In chapter 3 of Humanitarian Intervention Weiss analyses “new wars” and “new humanitarianisms.” The changing nature of humanitarian work is characterized by many things, but I’d like to focus on one particularly, which will lead us to a discussion of the importance of neutrality and the concepts of rule and act utilitarianism.
Weiss argues that humanitarian responses, by NGOs particularly, are becoming more ambitious in scope and thereby shifting from a focus on short-term emergency relief to “attacking the root causes and post-conflict peacebuilding.” He continues,
“rather than provide band-aids, they [humanitarians] wish to use assistance and protection as levers. Many aid agencies desire to spread development, democracy, and human rights and create stable, effective, and legitimate states.” (76)
This has led, concomitantly, to a change in the humanitarian principles of neutrality and impartiality. These principles, Weiss notes, “made sense if the objective was to provide relief and gain access to affected populations.” These principles, it is argued, foundered upon the reality that contemporary wars–“new wars”–were creating “unanticipated and unintended negative consequences.” Moreover, in a world in which the combatants are state militaries, neutrality and impartiality retained some internal logic. However, as genocidaires and other ty[es of rebel groups become the main combatants in civil wars and the predominant perpetrators of crimes against humanity, the principles of neutrality and impartiality come to be seen increasingly as relics of a bygone era.
A few students took issue with this argument, insisting that there are also likely to be unintended consequences of humanitarian organizations repudiating the principles of neutrality and impartiality. They mentioned some of these in class. This prompted a quick excursion by me into the difference between act and rule utilitarianism/consequentialism. I’ll explain below the fold:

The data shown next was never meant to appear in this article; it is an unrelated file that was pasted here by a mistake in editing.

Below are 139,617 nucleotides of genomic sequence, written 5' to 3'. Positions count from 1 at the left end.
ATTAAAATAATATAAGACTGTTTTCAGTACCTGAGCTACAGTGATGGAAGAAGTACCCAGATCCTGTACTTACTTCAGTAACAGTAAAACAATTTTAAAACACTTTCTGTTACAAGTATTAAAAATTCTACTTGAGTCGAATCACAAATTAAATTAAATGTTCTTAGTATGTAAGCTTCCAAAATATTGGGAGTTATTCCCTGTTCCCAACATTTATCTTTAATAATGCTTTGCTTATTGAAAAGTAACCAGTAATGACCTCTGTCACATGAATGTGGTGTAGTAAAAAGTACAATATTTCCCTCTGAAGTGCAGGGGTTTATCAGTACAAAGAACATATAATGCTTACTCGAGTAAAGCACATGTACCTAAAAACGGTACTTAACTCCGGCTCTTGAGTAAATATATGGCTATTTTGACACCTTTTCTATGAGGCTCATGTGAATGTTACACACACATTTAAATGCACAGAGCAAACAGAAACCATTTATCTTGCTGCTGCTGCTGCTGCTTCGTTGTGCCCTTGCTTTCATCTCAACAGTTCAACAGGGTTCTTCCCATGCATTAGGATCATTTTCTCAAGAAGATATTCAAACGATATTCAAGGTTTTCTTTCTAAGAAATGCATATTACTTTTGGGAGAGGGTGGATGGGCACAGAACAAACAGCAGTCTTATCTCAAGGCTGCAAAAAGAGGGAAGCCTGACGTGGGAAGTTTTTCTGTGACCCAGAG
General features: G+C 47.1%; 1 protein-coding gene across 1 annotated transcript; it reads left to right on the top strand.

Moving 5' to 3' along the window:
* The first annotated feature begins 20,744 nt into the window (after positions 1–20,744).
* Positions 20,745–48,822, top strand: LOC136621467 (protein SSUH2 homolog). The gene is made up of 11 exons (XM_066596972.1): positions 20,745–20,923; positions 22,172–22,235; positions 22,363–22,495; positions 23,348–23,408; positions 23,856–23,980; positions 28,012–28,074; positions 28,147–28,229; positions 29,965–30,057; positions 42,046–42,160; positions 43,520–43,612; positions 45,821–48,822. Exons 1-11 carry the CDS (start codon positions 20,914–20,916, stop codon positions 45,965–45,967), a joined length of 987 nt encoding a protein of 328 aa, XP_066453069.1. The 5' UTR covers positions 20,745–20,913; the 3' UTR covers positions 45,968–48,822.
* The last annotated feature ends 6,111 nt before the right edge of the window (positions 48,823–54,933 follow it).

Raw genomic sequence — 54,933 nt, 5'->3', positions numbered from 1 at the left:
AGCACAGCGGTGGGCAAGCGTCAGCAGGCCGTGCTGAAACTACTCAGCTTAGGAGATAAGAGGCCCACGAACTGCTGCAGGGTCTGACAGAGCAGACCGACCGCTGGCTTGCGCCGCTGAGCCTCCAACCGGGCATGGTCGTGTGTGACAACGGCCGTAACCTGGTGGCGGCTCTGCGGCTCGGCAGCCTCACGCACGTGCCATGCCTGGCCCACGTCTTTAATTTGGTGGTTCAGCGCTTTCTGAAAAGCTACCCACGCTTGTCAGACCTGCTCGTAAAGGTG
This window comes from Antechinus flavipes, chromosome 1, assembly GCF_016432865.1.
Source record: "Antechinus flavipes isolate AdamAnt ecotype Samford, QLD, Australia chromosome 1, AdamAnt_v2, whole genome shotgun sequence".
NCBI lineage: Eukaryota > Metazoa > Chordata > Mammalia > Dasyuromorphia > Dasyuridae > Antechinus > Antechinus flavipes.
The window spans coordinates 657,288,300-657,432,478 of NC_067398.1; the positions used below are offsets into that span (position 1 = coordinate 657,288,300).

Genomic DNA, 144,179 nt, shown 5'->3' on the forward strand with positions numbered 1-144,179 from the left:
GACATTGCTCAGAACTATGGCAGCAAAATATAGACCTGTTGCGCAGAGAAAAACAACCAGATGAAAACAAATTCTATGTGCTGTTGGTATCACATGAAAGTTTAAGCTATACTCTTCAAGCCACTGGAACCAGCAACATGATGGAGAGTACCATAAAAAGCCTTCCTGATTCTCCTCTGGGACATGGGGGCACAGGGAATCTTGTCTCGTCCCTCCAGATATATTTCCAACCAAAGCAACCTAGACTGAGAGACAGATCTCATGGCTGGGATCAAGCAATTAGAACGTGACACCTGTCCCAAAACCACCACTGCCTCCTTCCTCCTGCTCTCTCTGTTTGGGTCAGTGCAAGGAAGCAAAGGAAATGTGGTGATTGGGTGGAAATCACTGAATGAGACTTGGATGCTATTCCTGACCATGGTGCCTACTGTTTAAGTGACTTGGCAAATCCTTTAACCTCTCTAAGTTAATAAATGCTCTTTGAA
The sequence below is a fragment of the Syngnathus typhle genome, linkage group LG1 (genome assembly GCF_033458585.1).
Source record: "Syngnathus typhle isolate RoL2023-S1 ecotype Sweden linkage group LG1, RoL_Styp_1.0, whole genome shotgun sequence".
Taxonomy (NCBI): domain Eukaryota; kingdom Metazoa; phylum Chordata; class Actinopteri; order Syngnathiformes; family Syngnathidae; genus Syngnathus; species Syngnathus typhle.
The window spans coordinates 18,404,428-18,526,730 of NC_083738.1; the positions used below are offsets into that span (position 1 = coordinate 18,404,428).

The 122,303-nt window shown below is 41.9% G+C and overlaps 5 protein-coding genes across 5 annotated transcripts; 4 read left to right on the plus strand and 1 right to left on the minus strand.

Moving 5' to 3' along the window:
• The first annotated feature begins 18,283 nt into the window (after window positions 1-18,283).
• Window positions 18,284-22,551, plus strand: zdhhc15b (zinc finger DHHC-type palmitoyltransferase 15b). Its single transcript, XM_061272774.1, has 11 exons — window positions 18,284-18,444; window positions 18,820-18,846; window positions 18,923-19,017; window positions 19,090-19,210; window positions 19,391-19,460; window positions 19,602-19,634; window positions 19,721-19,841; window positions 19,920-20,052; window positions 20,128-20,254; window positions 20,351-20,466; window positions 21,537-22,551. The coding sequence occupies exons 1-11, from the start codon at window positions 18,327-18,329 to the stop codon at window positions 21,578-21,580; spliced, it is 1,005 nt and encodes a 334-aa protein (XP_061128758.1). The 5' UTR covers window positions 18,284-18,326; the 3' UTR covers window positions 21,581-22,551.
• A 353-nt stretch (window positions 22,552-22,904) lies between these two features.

Consequentialism is a moral principle that suggests that the morality of an action is judged by the ultimate consequence of the action. If, on balance, the benefits of performing the act, outweigh the costs (associated with performing the act), then morality requires that the act be done. Note that consequentialism is not concerned–as is deontological ethics–with the inherent moral worth of the act; it is only concerned with consequences.
Rule vs. Act consequentialism. This is an important distinction, and has implications for whether one would support a move to an interested and partial humanitarianism. The distinction between act and rule consequentialism:
According to the act utilitarian (AUian), the principle is applied directly to the selection of particular actions under particular circumstances. (For this reason AU has also been called “direct utilitarianism.”)
According to the rule utilitarian (RUian), the principle is applied to the selection of a set of rules, which are in turn used to determine what to do in particular situations. (And thus RU is sometimes called “indirect utilitarianism.”
What does this mean? An act utilitarian would look at each instance/operation of humanitarianism and determine whether remaining neutral and impartial would generate a better outcome than not remaining neutral. This assessment could change on a case-by-case basis. The rule utilitarian, on the other hand, would ask herself, if this rule (i.e., neutrality) were followed in every single instance of humanitarian need until eternity, would the overall consequences be better than if the rule were not followed? If the answer is yes, then there is a moral imperative to follow that rule, without exception, even if in some particular instances, following the rule will lead to worse consequences in that one instance.